Even if the number of trains per hour on the G is below that of the M or R (capacity would be anyway, given the current 300-foot trains), the local tracks between Queens Plaza and 63rd Drive can handle a third, low TPH service like the G. And even if a G/M or G/R combo going to Continental offered a few less TPH than what’s currently there, you’d still see benefits from the reduced volume also reducing the back-up in the PM rush waiting to get into 71st Street, because a train there is still fumigating.

          (And going back to a January post, the best option if the Rockaway Branch was reactivated would be to also convert Woodhaven Blvd. to an express stop at the same time. That would take some of the transfer pressure off Roosevelt Avenue, since those using Woodhaven, 63rd, 67th or the new Rockaway Branch stops could switch to the E/F there.)

    • Justin Samuels says:

      Easy. The M or the R locals terminate at Forest Hills, anyway. One of the locals, using the Bellmouths at 63rd Drive, can go to the Rockaways . That won’t take away service from the Jamaica (served by E and F) and you’d still have 3 trains going to Forest Hills, which is managable.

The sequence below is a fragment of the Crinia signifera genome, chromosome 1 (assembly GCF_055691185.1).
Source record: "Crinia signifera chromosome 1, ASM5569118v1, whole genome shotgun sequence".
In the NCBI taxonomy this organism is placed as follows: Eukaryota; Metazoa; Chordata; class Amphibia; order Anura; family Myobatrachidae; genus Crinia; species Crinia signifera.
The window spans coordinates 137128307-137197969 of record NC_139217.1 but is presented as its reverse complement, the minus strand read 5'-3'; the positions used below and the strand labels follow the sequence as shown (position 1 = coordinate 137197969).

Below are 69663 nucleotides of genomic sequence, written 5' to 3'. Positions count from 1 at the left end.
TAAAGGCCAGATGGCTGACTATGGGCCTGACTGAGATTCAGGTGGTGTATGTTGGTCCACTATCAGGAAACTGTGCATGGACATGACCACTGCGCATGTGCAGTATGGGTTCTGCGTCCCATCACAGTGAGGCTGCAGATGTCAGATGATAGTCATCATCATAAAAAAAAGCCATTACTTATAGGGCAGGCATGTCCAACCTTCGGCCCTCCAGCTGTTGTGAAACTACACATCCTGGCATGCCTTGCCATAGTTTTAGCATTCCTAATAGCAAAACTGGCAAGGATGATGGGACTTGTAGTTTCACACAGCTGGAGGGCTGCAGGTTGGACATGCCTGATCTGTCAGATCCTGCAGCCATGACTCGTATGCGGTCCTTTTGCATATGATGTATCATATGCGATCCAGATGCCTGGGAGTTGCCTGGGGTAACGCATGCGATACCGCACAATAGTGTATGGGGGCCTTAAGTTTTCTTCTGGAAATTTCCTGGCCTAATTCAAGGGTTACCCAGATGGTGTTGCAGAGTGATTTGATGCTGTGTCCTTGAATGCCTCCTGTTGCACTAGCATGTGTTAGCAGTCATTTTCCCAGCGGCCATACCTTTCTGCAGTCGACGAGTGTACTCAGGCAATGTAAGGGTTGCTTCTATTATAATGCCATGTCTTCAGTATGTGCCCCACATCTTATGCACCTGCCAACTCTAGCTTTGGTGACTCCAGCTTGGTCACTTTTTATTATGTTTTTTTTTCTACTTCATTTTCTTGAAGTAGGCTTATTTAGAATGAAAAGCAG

5. Walter says:

    Why not run a new letter train on the A track that curves north at the Rockaway Beach track to Rego Park? I foresee tunneling from the LIRR track to Queens Blvd to be a very difficult proposition, one ripe for NIMBY’s to rise out of the trees and assert themselves.

  6. BoerumBum says:

    Seems like whenever this topic is brought up, the NIMBY-trolls crawl out of the woodwork. “What if trains destroy my way of life and shatter all of my china?” Come on… all they’re going to do is allow you to commute for $2.50, instead of paying a bridge or tunnel toll plus parking.

    If you’re afraid a little train is going to mess up the character of your neighborhood, visit Park Slope South. Nice little area, low-density residential, very transit-connected.